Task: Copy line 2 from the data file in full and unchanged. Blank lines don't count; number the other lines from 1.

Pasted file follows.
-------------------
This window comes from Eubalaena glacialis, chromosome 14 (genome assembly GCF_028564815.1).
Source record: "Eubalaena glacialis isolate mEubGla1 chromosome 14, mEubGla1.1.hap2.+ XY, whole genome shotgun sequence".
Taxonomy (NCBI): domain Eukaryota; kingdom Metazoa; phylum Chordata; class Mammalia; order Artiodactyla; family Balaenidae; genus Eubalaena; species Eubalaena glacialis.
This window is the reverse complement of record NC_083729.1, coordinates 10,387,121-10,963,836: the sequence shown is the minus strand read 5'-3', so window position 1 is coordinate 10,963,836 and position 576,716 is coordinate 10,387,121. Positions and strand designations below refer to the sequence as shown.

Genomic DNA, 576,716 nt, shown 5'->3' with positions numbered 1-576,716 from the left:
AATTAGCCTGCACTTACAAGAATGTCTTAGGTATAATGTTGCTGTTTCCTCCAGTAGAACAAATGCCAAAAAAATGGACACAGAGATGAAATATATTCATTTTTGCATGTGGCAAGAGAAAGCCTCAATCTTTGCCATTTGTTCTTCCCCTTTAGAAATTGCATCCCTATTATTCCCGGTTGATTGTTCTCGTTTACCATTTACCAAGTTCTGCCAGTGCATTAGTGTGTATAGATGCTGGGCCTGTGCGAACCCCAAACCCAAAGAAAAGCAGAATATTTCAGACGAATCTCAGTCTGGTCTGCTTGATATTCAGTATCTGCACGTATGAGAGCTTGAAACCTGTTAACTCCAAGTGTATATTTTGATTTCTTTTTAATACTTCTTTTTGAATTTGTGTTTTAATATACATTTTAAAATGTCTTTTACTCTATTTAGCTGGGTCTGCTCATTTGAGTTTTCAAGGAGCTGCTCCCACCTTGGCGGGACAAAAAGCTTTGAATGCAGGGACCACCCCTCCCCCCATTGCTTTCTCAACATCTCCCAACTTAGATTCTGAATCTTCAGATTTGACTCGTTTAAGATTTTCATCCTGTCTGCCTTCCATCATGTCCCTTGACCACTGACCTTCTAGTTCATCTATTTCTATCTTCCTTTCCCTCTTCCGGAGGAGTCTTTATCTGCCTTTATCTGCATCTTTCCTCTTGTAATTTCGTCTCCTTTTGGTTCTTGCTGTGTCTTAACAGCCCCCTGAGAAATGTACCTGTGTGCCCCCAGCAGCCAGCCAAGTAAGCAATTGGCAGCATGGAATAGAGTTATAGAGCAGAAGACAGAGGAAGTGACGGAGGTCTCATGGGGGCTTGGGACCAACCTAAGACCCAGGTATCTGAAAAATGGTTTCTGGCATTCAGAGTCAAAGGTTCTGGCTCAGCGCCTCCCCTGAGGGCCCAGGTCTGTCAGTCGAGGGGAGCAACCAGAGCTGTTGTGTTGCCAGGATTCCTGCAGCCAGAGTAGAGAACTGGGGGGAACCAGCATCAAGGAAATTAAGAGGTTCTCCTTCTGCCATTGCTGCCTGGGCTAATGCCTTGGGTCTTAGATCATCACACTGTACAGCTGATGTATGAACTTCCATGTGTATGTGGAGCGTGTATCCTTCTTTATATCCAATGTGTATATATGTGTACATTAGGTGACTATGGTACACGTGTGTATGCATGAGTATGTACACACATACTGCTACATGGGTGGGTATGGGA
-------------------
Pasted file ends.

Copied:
Source record: "Eubalaena glacialis isolate mEubGla1 chromosome 14, mEubGla1.1.hap2.+ XY, whole genome shotgun sequence".